Watres Dam

Originally built around 1925, Watres Dam is a 135-foot high earth fill structure, with a partial concrete core, that extends for a crest length of more than 1400 feet and retains a 167-acre reservoir. A rehabilitation program undertaken by owner Pennsylvania American Water included the installation of a permeable toe drain and a series of permanent passive collection wells at the base of the dam. The permanent well and drainage system would intercept approximately 40 gpm of water seeping from several places at the toe of the dam as a result of piping and lower the phreatic surface within the dam, improving overall stability in addition to the permanent well system, the project specifications, written by engineering firm Gannett Fleming of Camp Hill, PA, also required temporary dewatering to facilitate excavation for toe drain installation. Moretrench drew on its dewatering expertise to design a closely-spaced temporary well system that could then be reused for the permanent system once toe drain installation was complete. This innovative approach reduced the overall project schedule and costs for general contractor Popple Construction of Laflin, PA.

Geology varied widely across the site, but generally consisted of silty/clayey sand till with occasional gravel pockets, overlying weathered sandstone. Depth to the water table varied from approximately 35 feet below ground at the dam crest to just below ground at the toe. Key to the success of the dewatering program was a system specifically designed to address these challenging variables. For the primary dewatering system along the base of the dam, 36 wells were spaced at 25-foot intervals. A supplementary system, consisting of five wells on the crest of the dam and four at mid-slope, provided additional drainage capacity during excavation and toe drain installation, and were then abandoned.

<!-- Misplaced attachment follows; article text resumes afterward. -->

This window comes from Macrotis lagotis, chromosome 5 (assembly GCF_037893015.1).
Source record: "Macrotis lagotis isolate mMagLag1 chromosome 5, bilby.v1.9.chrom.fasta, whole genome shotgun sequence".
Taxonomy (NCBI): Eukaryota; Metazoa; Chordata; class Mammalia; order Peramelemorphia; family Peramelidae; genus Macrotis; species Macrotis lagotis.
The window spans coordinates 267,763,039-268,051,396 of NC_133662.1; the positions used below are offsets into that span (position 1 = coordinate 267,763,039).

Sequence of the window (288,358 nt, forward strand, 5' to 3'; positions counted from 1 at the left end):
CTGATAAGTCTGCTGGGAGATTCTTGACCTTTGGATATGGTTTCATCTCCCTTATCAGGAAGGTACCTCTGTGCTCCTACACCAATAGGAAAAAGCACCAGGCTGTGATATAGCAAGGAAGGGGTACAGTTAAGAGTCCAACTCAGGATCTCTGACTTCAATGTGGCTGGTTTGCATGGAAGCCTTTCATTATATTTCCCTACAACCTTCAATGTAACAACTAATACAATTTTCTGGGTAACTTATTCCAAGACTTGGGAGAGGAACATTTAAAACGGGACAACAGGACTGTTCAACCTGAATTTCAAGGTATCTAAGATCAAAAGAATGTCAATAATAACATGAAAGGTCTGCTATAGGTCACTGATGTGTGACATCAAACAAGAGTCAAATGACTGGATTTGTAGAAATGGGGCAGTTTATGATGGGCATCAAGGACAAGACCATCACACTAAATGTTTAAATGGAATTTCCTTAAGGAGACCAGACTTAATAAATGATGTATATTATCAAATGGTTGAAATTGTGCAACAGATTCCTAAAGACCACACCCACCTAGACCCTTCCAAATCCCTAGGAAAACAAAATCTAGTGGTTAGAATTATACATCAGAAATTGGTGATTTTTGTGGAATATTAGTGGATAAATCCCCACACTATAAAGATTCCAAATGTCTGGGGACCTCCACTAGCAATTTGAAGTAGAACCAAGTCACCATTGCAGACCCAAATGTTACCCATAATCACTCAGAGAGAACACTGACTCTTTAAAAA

At each well location, 8-inch nominal diameter boreholes were advanced into the underlying rock using mud rotary drilling techniques to ensure sidewall stability through the overburden soils. Well construction elements included 4-inch Vee-Wire PVC screen installed through the water-bearing soils, a 2-inch thick annular sand filter pack, and a submersible pump designed to run efficiently with the anticipated flow, calculated to be >10 gpm per well. The efficiency of the operating system in meeting the design drawdown requirements was verified by means of an array of instrumented monitoring wells, including vibrating wire piezometers, installed on the dam crest, slope and toe. Pumped water was piped to designated nearby surface water for discharge. The temporary dewatering system lowered the groundwater enough to allow safe excavation of the toe drain and allowed Popple Construction to complete the toe drain well ahead of schedule.

Overall dam remediation included expansion of the existing bare rock spillway to provide improved flood relief. Moretrench injected a balanced stable cement-based grout through a single line of grout holes to reduce the permeability of the weathered rock upstream of the spillway and eliminate leakage potential. Computerized monitoring by Gannett Fleming, together with detailed manual record keeping, provided verification of the grouting program.

Ensuring safe working conditions was an important consideration on the primarily steeply sloping site, requiring earth work to cut temporary benches in some areas to provide adequate access and to support equipment and personnel during well installation. With active dewatering discontinued, gravity flow of groundwater into the passive well system and toe drain will maintain the phreatic head at a level that will ensure continued dam stability.